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Bylaws Committee Chair


Guest Betty Thompson
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Some of our church bylaws, such as to adopt an amendment to a bylaw, require a vote by those "present and voting."  When voting on other motions (such as amending the amendment, waiving some standing rules, referring to the committee, or adjourning) is voting just by those present (unless specifically mentioned in the bylaws)?

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Our church Bylaws require a "present and voting" vote in four instances, including adopting amendments to the Bylaws.  For other votes (such as to set aside some standing rules, amend an amendment to the Bylaws, refer to committee, or to adjourn, as examples), where voting method is not specified, is the vote counted by members "present" or "present and voting"?

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2 hours ago, Guest Betty Thompson said:

Some of our church bylaws, such as to adopt an amendment to a bylaw, require a vote by those "present and voting."  When voting on other motions (such as amending the amendment, waiving some standing rules, referring to the committee, or adjourning) is voting just by those present (unless specifically mentioned in the bylaws)?

“Present and voting” is the default in RONR.

Edited by Josh Martin
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3 hours ago, Guest Betty Thompson said:

Some of our church bylaws, such as to adopt an amendment to a bylaw, require a vote by those "present and voting."  When voting on other motions (such as amending the amendment, waiving some standing rules, referring to the committee, or adjourning) is voting just by those present (unless specifically mentioned in the bylaws)?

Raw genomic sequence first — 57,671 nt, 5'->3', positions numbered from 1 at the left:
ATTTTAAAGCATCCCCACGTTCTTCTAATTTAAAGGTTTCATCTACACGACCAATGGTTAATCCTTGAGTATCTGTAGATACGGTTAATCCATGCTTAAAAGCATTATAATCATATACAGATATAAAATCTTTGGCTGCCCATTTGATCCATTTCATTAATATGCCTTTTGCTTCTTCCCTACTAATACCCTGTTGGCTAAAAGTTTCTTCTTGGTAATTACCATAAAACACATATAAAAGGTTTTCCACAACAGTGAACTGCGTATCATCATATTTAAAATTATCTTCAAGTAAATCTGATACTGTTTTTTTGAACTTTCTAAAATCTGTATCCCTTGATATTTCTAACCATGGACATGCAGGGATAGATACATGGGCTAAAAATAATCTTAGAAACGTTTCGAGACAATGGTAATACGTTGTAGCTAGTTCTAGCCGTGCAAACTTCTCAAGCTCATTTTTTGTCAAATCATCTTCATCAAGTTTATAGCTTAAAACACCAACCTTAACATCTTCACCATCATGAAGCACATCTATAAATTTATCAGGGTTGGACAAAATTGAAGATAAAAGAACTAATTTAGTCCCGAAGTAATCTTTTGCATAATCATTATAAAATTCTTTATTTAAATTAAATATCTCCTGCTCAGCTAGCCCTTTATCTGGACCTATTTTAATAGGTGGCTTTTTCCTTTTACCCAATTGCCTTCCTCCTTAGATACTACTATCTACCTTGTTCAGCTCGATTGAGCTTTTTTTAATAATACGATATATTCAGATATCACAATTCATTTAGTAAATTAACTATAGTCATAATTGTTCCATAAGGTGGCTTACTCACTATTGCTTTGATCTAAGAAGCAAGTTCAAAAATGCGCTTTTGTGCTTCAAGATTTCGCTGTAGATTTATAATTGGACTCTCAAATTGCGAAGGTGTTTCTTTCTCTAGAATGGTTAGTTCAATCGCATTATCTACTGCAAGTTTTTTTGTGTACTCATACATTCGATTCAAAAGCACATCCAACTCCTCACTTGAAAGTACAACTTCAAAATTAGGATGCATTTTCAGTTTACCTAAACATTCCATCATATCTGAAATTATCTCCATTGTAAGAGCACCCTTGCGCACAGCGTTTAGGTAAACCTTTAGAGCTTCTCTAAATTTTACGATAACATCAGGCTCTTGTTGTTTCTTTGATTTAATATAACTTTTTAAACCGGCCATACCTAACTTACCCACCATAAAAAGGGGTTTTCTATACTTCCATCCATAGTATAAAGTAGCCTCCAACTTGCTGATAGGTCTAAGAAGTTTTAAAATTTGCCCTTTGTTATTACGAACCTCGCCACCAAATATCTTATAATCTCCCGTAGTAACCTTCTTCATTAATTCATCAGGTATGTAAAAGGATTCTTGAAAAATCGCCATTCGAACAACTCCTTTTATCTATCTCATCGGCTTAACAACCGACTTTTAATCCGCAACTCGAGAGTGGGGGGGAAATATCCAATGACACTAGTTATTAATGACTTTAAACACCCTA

No, whenever RONR uses the word majority without further conditions, it means majority of those present and voting.  Same for a 2/3 vote--it means at least 2/3 of those present and voting.

The effect of this language is that people who are present but abstain from voting have no effect on the result one way or the other.

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48 minutes ago, Gary Novosielski said:

No, whenever RONR uses the word majority without further conditions, it means majority of those present and voting.  Same for a 2/3 vote--it means at least 2/3 of those present and voting.

The effect of this language is that people who are present but abstain from voting have no effect on the result one way or the other.

The word "vote" was left out of majority vote.

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4 hours ago, Guest Betty Thompson said:

Some of our church bylaws, such as to adopt an amendment to a bylaw, require a vote by those "present and voting."  When voting on other motions (such as amending the amendment, waiving some standing rules, referring to the committee, or adjourning) is voting just by those present (unless specifically mentioned in the bylaws)?

I agree with the other responses but will point out that the vote required in various situations might be dictated by the bylaws.  If the bylaws require a certain vote threshold based on members present or of the entire membership, that would supersede the RONR default.

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On 10/23/2017 at 8:21 PM, Hieu H. Huynh said:

The word "vote" was left out of majority vote.

Good catch!  Thanks.

Edited to add:   Grrrrr, what fresh hell is this?? It is now impossible for me to edit my own message to fix the error!  This blurs the line between bugs and features, for sure.

Edited by Gary Novosielski
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